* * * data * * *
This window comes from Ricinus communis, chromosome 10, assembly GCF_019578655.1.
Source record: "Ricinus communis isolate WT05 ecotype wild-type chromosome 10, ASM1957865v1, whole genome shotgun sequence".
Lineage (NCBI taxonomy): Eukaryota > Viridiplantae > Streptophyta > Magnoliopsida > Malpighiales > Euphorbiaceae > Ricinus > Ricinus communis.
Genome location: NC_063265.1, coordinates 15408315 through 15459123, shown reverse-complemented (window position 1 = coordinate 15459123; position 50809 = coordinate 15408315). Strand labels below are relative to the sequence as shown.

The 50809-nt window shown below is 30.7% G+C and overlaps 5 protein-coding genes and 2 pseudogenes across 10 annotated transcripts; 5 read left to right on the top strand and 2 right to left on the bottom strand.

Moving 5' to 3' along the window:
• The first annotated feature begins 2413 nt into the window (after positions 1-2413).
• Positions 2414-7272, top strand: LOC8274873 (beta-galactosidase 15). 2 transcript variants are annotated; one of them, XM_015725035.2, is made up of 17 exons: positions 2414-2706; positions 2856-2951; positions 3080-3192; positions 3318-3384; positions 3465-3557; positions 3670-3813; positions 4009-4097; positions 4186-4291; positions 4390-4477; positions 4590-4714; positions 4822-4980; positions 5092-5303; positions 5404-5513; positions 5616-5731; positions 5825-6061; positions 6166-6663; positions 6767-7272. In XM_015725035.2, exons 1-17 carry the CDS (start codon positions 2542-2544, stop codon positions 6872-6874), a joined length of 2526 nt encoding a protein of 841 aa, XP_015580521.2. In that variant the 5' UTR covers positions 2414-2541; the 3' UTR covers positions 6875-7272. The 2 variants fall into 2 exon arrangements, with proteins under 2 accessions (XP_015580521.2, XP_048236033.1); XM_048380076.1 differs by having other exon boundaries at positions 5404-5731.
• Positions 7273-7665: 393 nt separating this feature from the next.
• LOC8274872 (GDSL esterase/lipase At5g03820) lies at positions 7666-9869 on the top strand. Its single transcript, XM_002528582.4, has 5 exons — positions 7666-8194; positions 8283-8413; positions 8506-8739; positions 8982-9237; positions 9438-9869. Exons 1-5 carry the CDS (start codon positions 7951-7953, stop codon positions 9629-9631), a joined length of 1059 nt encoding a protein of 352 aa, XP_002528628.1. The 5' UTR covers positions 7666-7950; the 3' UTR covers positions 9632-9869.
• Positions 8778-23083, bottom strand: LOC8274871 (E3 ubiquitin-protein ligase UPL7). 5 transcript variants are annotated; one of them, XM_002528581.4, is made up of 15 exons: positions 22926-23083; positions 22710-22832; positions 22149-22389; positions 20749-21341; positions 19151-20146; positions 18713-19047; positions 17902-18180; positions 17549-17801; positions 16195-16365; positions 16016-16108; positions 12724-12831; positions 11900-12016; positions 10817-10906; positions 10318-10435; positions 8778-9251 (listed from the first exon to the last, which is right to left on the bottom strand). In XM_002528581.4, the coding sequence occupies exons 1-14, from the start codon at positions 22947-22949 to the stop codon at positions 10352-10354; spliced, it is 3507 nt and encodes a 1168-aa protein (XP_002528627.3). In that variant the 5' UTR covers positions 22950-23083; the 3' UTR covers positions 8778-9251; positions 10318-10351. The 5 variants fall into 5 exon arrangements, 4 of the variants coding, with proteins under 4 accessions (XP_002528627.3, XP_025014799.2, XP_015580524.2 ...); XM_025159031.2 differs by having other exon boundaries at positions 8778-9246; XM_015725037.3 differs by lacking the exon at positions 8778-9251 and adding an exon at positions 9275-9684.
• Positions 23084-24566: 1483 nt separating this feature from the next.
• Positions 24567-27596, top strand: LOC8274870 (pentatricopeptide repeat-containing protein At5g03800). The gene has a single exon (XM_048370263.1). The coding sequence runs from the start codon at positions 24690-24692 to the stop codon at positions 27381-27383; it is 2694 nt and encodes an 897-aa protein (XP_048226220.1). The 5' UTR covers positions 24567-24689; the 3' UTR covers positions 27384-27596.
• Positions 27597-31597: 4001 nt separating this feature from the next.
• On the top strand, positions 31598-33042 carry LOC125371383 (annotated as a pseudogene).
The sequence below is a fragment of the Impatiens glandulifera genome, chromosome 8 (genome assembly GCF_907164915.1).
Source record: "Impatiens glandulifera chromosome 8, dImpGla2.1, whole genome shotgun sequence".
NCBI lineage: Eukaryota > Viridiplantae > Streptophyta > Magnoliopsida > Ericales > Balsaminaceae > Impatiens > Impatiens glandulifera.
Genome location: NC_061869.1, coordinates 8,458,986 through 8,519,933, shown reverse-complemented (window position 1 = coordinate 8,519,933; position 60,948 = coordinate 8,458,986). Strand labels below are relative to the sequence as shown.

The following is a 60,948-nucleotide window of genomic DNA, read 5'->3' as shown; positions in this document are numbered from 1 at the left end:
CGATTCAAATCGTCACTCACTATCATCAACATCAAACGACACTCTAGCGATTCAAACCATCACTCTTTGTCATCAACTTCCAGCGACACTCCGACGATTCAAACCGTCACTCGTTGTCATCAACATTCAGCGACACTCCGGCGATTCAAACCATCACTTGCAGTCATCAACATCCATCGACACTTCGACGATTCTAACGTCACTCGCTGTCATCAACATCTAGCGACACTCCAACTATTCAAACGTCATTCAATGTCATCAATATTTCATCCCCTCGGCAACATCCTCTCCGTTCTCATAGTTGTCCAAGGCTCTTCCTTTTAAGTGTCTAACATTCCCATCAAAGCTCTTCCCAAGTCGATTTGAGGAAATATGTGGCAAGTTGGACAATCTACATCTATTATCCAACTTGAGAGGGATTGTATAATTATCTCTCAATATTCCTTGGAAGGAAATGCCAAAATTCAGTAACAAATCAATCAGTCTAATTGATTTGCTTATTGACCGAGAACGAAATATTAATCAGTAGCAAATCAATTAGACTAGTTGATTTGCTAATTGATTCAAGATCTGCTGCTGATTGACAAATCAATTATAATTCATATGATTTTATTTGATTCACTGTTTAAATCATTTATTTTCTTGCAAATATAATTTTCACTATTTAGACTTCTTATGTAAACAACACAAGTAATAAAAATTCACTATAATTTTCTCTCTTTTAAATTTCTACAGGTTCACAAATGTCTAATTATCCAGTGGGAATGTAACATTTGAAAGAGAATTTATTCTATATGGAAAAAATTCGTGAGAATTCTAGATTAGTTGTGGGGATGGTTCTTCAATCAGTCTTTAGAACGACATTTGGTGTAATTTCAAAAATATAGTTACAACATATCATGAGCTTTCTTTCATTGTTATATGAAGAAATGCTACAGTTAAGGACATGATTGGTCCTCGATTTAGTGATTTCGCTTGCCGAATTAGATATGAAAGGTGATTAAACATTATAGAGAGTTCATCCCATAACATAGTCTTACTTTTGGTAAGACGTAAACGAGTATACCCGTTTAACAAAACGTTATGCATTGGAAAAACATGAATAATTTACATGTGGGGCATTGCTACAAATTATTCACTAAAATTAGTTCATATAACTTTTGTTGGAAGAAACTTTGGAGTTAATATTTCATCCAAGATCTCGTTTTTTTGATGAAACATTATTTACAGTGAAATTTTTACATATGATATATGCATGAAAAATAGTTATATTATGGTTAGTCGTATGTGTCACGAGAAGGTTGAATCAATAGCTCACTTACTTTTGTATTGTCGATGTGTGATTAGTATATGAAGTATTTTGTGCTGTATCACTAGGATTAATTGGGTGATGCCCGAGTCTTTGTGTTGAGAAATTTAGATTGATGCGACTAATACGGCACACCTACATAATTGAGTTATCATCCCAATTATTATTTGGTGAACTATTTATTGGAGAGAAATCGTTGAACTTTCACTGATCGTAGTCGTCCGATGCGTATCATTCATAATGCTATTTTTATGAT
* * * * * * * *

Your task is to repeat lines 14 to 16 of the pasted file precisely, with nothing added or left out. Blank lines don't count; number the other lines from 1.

• Positions 27597-31597: 4001 nt separating this feature from the next.
• On the top strand, positions 31598-33042 carry LOC125371383 (annotated as a pseudogene).
The sequence below is a fragment of the Impatiens glandulifera genome, chromosome 8 (genome assembly GCF_907164915.1).